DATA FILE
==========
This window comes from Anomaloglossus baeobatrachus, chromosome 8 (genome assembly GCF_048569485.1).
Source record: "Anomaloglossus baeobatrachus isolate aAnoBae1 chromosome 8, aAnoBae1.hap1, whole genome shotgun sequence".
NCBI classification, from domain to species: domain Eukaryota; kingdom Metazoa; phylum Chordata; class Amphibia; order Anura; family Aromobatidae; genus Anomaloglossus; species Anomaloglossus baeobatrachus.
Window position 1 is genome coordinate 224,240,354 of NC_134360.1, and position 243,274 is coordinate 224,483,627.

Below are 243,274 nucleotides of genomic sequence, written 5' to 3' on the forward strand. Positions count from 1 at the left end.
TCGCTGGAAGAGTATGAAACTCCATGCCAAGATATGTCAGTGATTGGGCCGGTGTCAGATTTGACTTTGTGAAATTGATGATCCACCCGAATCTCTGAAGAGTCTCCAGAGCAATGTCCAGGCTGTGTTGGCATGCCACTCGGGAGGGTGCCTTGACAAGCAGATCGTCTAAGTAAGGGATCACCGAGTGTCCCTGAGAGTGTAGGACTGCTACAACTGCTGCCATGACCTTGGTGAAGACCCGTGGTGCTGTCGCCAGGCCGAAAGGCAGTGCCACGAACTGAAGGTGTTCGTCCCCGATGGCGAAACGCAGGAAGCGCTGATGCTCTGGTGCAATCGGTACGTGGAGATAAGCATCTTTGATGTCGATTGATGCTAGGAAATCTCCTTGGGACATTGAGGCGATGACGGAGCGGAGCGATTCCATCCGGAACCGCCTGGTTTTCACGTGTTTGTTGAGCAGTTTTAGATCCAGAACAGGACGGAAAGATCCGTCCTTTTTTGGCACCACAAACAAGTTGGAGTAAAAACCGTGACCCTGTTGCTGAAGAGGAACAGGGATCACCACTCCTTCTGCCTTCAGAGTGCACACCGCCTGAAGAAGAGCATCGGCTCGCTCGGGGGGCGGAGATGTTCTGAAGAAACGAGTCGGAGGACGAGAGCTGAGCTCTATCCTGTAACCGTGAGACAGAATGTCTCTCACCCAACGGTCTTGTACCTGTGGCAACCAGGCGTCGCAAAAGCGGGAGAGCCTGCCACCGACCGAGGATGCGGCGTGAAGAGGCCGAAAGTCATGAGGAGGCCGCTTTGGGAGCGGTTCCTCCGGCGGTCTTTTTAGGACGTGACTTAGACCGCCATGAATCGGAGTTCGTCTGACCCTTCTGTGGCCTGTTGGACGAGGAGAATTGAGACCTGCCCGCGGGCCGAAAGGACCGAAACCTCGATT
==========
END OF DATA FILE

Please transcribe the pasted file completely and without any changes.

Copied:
This window comes from Anomaloglossus baeobatrachus, chromosome 8 (genome assembly GCF_048569485.1).
Source record: "Anomaloglossus baeobatrachus isolate aAnoBae1 chromosome 8, aAnoBae1.hap1, whole genome shotgun sequence".
NCBI classification, from domain to species: domain Eukaryota; kingdom Metazoa; phylum Chordata; class Amphibia; order Anura; family Aromobatidae; genus Anomaloglossus; species Anomaloglossus baeobatrachus.
Window position 1 is genome coordinate 224,240,354 of NC_134360.1, and position 243,274 is coordinate 224,483,627.

Below are 243,274 nucleotides of genomic sequence, written 5' to 3' on the forward strand. Positions count from 1 at the left end.
TCGCTGGAAGAGTATGAAACTCCATGCCAAGATATGTCAGTGATTGGGCCGGTGTCAGATTTGACTTTGTGAAATTGATGATCCACCCGAATCTCTGAAGAGTCTCCAGAGCAATGTCCAGGCTGTGTTGGCATGCCACTCGGGAGGGTGCCTTGACAAGCAGATCGTCTAAGTAAGGGATCACCGAGTGTCCCTGAGAGTGTAGGACTGCTACAACTGCTGCCATGACCTTGGTGAAGACCCGTGGTGCTGTCGCCAGGCCGAAAGGCAGTGCCACGAACTGAAGGTGTTCGTCCCCGATGGCGAAACGCAGGAAGCGCTGATGCTCTGGTGCAATCGGTACGTGGAGATAAGCATCTTTGATGTCGATTGATGCTAGGAAATCTCCTTGGGACATTGAGGCGATGACGGAGCGGAGCGATTCCATCCGGAACCGCCTGGTTTTCACGTGTTTGTTGAGCAGTTTTAGATCCAGAACAGGACGGAAAGATCCGTCCTTTTTTGGCACCACAAACAAGTTGGAGTAAAAACCGTGACCCTGTTGCTGAAGAGGAACAGGGATCACCACTCCTTCTGCCTTCAGAGTGCACACCGCCTGAAGAAGAGCATCGGCTCGCTCGGGGGGCGGAGATGTTCTGAAGAAACGAGTCGGAGGACGAGAGCTGAGCTCTATCCTGTAACCGTGAGACAGAATGTCTCTCACCCAACGGTCTTGTACCTGTGGCAACCAGGCGTCGCAAAAGCGGGAGAGCCTGCCACCGACCGAGGATGCGGCGTGAAGAGGCCGAAAGTCATGAGGAGGCCGCTTTGGGAGCGGTTCCTCCGGCGGTCTTTTTAGGACGTGACTTAGACCGCCATGAATCGGAGTTCGTCTGACCCTTCTGTGGCCTGTTGGACGAGGAGAATTGAGACCTGCCCGCGGGCCGAAAGGACCGAAACCTCGATT